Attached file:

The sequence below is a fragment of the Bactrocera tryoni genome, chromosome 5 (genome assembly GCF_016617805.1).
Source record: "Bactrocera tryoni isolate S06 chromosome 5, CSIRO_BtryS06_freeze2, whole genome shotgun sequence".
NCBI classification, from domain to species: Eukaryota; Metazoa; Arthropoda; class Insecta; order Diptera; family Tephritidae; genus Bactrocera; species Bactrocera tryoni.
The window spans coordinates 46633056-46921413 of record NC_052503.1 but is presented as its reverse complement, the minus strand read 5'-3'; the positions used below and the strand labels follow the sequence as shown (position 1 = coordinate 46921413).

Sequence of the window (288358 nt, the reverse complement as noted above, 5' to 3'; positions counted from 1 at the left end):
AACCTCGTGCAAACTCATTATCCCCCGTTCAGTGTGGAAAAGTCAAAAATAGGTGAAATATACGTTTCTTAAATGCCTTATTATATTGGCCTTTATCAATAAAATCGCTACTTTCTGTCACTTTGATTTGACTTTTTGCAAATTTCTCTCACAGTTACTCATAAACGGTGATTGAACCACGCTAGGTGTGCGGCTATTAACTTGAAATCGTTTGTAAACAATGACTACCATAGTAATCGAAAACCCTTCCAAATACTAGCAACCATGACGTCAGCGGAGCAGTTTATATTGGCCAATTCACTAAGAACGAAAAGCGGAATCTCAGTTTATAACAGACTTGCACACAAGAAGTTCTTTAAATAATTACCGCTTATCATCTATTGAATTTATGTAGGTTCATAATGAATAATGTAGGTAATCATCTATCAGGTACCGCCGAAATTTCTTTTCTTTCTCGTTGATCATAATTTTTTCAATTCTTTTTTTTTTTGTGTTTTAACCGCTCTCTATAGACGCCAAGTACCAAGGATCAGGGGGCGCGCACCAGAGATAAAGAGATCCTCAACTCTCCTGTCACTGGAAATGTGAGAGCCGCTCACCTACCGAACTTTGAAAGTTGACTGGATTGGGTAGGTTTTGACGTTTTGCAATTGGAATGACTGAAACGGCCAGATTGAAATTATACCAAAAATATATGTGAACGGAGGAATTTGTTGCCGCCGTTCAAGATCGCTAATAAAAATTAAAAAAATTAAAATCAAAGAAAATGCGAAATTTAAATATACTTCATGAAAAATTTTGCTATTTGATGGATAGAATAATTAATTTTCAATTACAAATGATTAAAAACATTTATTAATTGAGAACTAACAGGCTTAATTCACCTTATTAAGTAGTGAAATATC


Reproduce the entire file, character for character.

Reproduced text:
The sequence below is a fragment of the Bactrocera tryoni genome, chromosome 5 (genome assembly GCF_016617805.1).
Source record: "Bactrocera tryoni isolate S06 chromosome 5, CSIRO_BtryS06_freeze2, whole genome shotgun sequence".
NCBI classification, from domain to species: Eukaryota; Metazoa; Arthropoda; class Insecta; order Diptera; family Tephritidae; genus Bactrocera; species Bactrocera tryoni.
The window spans coordinates 46633056-46921413 of record NC_052503.1 but is presented as its reverse complement, the minus strand read 5'-3'; the positions used below and the strand labels follow the sequence as shown (position 1 = coordinate 46921413).

Sequence of the window (288358 nt, the reverse complement as noted above, 5' to 3'; positions counted from 1 at the left end):
AACCTCGTGCAAACTCATTATCCCCCGTTCAGTGTGGAAAAGTCAAAAATAGGTGAAATATACGTTTCTTAAATGCCTTATTATATTGGCCTTTATCAATAAAATCGCTACTTTCTGTCACTTTGATTTGACTTTTTGCAAATTTCTCTCACAGTTACTCATAAACGGTGATTGAACCACGCTAGGTGTGCGGCTATTAACTTGAAATCGTTTGTAAACAATGACTACCATAGTAATCGAAAACCCTTCCAAATACTAGCAACCATGACGTCAGCGGAGCAGTTTATATTGGCCAATTCACTAAGAACGAAAAGCGGAATCTCAGTTTATAACAGACTTGCACACAAGAAGTTCTTTAAATAATTACCGCTTATCATCTATTGAATTTATGTAGGTTCATAATGAATAATGTAGGTAATCATCTATCAGGTACCGCCGAAATTTCTTTTCTTTCTCGTTGATCATAATTTTTTCAATTCTTTTTTTTTTTGTGTTTTAACCGCTCTCTATAGACGCCAAGTACCAAGGATCAGGGGGCGCGCACCAGAGATAAAGAGATCCTCAACTCTCCTGTCACTGGAAATGTGAGAGCCGCTCACCTACCGAACTTTGAAAGTTGACTGGATTGGGTAGGTTTTGACGTTTTGCAATTGGAATGACTGAAACGGCCAGATTGAAATTATACCAAAAATATATGTGAACGGAGGAATTTGTTGCCGCCGTTCAAGATCGCTAATAAAAATTAAAAAAATTAAAATCAAAGAAAATGCGAAATTTAAATATACTTCATGAAAAATTTTGCTATTTGATGGATAGAATAATTAATTTTCAATTACAAATGATTAAAAACATTTATTAATTGAGAACTAACAGGCTTAATTCACCTTATTAAGTAGTGAAATATC